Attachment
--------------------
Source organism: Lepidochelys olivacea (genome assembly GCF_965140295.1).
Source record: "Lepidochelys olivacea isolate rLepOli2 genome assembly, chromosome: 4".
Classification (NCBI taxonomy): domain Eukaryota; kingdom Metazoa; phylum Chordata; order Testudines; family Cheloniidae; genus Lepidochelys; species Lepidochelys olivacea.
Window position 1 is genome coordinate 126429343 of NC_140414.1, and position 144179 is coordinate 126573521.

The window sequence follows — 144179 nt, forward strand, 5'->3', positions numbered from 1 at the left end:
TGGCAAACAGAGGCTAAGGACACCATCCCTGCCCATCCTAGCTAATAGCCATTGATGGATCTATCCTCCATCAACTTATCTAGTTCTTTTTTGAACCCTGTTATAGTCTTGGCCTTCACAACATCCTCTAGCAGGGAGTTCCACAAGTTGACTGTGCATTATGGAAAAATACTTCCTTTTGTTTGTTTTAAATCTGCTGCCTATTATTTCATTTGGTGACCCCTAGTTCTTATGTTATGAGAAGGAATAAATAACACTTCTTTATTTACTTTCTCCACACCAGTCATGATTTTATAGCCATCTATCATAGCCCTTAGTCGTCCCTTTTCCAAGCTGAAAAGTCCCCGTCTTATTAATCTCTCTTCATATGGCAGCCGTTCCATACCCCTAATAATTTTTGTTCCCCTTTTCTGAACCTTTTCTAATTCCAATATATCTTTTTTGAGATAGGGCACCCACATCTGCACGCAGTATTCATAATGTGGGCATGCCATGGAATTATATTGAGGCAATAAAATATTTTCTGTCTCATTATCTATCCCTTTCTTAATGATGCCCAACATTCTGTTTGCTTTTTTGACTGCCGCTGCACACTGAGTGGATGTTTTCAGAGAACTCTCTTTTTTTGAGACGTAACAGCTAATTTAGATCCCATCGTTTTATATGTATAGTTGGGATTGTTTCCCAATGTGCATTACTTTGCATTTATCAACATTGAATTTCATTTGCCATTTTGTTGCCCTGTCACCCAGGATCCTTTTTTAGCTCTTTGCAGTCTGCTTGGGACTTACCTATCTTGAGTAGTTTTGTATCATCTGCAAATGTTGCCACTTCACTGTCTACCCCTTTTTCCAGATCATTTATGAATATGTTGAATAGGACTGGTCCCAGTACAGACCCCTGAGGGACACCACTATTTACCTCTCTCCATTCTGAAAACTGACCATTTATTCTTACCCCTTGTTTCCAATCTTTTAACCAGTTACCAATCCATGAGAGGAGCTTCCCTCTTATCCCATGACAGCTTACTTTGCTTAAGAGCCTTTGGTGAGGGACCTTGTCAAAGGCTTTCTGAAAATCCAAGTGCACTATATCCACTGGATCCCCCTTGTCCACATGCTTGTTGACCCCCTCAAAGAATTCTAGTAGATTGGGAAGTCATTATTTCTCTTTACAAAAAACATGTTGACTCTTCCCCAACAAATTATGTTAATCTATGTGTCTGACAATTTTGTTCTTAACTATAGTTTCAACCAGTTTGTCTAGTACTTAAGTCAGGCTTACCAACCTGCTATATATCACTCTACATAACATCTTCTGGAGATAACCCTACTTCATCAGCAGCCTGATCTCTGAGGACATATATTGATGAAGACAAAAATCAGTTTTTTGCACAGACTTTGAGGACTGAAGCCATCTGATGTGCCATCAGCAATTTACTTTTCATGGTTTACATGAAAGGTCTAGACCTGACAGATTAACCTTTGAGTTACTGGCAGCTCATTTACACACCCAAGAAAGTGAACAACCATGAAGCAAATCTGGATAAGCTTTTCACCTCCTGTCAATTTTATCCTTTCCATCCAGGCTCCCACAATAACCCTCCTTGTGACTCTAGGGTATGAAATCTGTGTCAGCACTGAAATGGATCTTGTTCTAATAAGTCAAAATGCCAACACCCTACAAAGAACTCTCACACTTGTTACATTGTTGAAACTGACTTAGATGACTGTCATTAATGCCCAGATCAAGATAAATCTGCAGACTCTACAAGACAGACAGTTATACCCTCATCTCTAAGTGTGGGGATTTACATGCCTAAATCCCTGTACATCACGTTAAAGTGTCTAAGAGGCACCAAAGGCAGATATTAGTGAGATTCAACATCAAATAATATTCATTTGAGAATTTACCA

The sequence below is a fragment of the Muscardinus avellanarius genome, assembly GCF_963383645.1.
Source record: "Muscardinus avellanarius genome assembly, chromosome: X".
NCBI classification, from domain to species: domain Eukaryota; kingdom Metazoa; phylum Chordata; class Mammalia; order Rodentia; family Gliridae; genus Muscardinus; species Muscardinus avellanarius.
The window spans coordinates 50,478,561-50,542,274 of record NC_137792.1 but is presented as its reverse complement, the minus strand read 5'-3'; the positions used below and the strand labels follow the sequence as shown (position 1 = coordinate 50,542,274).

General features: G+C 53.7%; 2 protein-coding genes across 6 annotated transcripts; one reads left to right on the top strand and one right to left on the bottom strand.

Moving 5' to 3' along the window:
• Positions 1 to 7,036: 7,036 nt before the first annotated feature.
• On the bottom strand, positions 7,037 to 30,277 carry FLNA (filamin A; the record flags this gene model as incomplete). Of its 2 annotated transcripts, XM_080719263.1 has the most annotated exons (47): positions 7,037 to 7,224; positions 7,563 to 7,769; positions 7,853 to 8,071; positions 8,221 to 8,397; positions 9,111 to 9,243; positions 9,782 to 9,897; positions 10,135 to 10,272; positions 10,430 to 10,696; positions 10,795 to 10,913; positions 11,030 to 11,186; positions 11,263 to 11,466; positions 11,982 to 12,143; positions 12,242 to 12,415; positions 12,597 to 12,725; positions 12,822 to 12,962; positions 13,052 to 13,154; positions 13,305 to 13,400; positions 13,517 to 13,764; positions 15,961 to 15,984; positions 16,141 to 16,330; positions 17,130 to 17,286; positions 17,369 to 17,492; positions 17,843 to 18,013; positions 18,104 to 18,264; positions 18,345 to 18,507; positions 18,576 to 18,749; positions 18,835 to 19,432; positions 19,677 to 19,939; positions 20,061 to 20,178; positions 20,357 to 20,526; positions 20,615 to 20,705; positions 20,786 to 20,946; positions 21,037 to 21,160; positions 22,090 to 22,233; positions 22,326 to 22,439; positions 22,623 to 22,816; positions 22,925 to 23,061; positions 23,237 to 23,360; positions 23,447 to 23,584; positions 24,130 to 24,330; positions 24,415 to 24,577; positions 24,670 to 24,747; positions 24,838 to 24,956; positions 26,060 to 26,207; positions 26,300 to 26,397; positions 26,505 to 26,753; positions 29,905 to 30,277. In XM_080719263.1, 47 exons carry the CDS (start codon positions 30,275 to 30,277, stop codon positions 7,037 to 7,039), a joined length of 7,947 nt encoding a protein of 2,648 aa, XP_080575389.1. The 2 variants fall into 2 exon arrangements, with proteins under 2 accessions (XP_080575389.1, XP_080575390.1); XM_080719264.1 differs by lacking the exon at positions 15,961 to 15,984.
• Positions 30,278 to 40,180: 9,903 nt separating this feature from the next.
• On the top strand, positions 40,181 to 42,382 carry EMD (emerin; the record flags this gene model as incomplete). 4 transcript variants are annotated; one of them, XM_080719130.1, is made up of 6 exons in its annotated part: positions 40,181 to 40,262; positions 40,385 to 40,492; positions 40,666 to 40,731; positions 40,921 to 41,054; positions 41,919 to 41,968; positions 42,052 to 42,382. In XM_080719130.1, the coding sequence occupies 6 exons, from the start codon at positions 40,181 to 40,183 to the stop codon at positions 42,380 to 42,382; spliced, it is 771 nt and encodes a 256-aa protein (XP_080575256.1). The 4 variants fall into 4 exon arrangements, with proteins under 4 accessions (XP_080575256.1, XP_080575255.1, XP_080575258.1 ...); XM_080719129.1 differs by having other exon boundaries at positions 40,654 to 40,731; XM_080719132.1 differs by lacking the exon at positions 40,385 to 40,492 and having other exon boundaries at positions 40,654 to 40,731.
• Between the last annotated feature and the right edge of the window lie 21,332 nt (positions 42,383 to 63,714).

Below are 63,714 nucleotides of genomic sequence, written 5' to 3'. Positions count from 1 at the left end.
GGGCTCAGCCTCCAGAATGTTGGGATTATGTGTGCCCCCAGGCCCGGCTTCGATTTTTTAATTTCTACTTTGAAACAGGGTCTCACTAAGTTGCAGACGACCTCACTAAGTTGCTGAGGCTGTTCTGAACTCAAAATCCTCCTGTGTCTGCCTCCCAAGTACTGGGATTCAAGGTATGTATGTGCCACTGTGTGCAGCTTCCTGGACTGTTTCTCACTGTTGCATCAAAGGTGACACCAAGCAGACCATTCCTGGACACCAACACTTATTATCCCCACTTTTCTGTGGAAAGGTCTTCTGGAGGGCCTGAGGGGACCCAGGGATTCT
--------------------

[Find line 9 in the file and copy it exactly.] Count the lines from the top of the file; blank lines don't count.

NCBI classification, from domain to species: domain Eukaryota; kingdom Metazoa; phylum Chordata; class Mammalia; order Rodentia; family Gliridae; genus Muscardinus; species Muscardinus avellanarius.